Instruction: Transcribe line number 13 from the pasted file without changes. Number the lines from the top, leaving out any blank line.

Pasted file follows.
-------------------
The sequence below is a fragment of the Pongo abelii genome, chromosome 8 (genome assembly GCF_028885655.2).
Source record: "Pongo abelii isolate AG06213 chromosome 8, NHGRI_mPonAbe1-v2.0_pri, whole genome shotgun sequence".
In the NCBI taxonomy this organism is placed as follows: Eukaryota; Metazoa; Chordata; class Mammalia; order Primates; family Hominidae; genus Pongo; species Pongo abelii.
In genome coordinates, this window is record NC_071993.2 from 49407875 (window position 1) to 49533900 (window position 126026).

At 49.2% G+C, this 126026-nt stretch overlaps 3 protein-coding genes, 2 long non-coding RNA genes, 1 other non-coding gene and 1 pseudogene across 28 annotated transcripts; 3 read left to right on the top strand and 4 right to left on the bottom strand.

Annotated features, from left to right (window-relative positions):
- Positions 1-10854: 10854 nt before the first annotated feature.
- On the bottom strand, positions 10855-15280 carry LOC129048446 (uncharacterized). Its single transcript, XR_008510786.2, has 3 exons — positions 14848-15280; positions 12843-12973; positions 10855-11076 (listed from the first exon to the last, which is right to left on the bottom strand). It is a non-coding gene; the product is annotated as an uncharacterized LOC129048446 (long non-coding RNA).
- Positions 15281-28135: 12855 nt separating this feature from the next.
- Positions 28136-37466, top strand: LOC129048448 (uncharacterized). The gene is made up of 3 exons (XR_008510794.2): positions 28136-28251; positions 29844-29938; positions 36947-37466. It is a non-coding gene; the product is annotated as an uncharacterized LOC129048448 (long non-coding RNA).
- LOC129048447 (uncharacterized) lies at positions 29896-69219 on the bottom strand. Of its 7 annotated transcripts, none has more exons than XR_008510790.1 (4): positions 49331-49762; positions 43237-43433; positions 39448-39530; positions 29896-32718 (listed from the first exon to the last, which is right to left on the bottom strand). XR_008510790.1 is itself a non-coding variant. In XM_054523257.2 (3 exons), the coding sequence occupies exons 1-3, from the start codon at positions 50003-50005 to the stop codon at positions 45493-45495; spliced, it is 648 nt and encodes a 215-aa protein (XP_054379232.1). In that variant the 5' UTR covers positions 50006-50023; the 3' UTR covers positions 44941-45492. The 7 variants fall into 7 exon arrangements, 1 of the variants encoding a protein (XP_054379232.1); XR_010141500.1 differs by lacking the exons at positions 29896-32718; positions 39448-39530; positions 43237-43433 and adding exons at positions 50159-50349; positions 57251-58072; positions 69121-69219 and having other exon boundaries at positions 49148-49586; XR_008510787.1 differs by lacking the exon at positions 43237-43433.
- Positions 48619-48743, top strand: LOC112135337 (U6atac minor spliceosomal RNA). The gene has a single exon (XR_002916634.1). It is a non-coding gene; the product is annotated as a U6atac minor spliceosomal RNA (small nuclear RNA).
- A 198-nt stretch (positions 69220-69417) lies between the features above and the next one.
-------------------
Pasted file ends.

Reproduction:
- A 198-nt stretch (positions 69220-69417) lies between the features above and the next one.